We suppose now that the Snowbowl controversy has made The New York Times, there will be no shortage of outside "experts" weighing in on the matter.
Mention "antibiotic resistant genes" (ARGs) in treated wastewater used for irrigation and snowmaking, and it's as though Flagstaff has become ground zero for a new way to introduce a deadly pathogen into the environment.
But as we reported earlier this month, there are quite a few scientists right in our own back yard who are full qualified to assess the risks known to date and how to proceed from here.
Here, for example, is Paul Keim, holder of the Cowden Endowed Chair in microbiology at Northern Arizona University and chair of the National Science Advisory Board for Biosecurity
"The monitoring of ARGs is not a credible method for assessing risk to human health. This is a research tool that can be used to understand the usage of antibiotics upstream, but there is no established and, really no plausible, link to human health risk."
'NO IMMEDIATE CAUSE OF ALARM'
Other scientists, including the one from Virginia Tech whose study detected the presence of ARGs in Flagstaff's recycled wastewater pipes, agreed that there is no basis for declaring a health risk simply because the genes have been discovered.
"There is no immediate cause for alarm because this study did not examine any specific bacteria that cause disease," Professor Amy Pruden of Virgina Tech, told the Daily Sun. "It could be that all of the bacteria detected in this study, like most bacteria, are harmless to humans.
"Further studies are recommended to see if any known disease-causing bacteria are present.
"The bigger concern is not specific to the reclaimed water in Flagstaff, but is a larger global concern as more and more communities worldwide are turning to water re-use to save water."
That last point is important, lest Snowbowl's use of treated effluent be seen as an anomaly. The questions being raised about Flagstaff's reclaimed wastewater will apply to any other similar system -- they are focused here only because our "purple" pipes were the first to be tested for genes that previously were undetectable, given the limited technology available.
ENVIRONMENTAL CONTAMINANTS A DISTRACTION
Indeed, Flagstaff and hundreds of other communities worldwide have been using treated effluent for irrigation for decades. As global warming proceeds and drought depletes natural water supplies in some parts of the globe such as the American Southwest, predictions are that even more communities will need to reuse their effluent. Although Flagstaff might be the test guinea pig today, the further studies called for by Pruden and others can be conducted on nearly any reclaimed wastewater distribution system.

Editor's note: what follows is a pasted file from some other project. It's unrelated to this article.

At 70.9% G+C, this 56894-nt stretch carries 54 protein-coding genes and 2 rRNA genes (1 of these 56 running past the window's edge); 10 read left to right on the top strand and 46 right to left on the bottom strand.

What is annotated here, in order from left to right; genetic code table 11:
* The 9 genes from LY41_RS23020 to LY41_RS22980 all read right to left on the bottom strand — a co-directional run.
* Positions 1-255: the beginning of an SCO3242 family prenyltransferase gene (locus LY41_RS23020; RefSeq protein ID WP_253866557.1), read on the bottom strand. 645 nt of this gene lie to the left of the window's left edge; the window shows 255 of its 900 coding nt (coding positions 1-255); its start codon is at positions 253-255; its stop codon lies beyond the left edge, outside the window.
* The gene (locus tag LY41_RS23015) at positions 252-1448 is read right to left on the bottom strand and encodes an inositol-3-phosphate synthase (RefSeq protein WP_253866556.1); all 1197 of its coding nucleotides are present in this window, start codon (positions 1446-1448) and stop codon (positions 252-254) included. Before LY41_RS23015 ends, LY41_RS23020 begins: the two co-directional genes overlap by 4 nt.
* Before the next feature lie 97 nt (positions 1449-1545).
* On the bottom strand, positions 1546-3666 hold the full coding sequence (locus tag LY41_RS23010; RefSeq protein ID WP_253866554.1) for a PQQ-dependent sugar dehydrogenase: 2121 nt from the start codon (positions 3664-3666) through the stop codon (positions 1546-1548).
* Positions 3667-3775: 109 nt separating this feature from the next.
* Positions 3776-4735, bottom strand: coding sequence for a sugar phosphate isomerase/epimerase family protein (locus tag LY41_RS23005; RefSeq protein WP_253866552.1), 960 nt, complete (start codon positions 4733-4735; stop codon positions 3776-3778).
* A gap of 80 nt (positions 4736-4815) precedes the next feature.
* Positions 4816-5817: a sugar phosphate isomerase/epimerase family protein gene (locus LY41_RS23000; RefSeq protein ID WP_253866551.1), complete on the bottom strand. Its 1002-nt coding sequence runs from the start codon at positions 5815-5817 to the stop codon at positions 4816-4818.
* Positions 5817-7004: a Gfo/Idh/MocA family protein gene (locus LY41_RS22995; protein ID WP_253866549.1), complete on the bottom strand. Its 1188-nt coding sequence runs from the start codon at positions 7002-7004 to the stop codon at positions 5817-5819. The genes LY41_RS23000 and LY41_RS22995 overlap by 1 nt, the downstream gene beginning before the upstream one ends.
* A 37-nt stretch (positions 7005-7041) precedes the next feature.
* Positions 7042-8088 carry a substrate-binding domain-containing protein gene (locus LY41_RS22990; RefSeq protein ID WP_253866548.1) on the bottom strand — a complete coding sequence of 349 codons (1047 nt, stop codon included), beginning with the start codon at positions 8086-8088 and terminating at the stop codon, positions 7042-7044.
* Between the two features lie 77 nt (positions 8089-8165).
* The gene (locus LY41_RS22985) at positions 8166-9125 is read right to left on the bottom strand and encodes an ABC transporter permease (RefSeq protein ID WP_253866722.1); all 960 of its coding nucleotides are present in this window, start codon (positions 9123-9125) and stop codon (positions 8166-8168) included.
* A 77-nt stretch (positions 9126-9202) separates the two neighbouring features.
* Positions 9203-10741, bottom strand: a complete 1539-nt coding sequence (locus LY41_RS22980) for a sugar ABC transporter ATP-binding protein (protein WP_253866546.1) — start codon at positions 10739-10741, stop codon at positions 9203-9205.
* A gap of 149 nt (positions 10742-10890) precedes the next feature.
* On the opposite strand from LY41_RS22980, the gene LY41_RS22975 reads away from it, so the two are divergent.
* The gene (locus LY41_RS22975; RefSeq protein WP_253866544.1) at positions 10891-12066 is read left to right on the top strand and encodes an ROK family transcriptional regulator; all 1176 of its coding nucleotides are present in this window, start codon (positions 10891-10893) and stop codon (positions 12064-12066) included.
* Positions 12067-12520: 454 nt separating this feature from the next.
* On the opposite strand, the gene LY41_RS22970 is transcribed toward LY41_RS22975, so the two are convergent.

Another concern by Keim and others is that chasing down ARGs in treated effluent used for irrigation and snowmaking is a distraction from research that really matters.
"There are large international studies that have identified the real threats to antibiotics as therapeutic agents," Keim told the Daily Sun. "These involve the misuse of these drugs in 1) animal food production and by 2) physicians in medical practice. In both cases, humans are forcing the evolution of new pathogens with multi-drug resistance phenotypes ...
"I worry this report misdirects our attention from the real threats. I am very worried about the development of drug-resistant diseases. Wastewater and environmental ARGs are not a problem relative the danger we face due to agricultural and medical practices with these very valuable drugs."
So what is to be done? Flagstaff officials note that the city's treated effluent meets all federal and state standards for contaminants. If, based on further studies, those standards are tightened, they say they will treat to a level that meets the new standards.
NO CALL TO HALT SNOWMAKING
Some non-scientists contend that to allow snowmaking to proceed pending more testing presents the same risks that occurred with the premature use of DDT, Agent Orange, and other chemical contaminants that later proved harmful and were banned.
But presumably the scientific community is aware of those mistakes. Yet not a single scientist credentialed in this field has called a halt to the use of Flagstaff's treated wastewater for irrigation and snowmaking pending more studies of ARGs in the environment. Until such a scientist steps forward, we're comfortable from a health standpoint with decisions by the courts and federal agencies to allow snowmaking at Snowbowl to proceed this winter.
Our View: Scientists agree that, based on findings to date, there is no basis for assuming that antibiotic resistant genes in Flagstaff's reclaimed wastewater present a danger to humans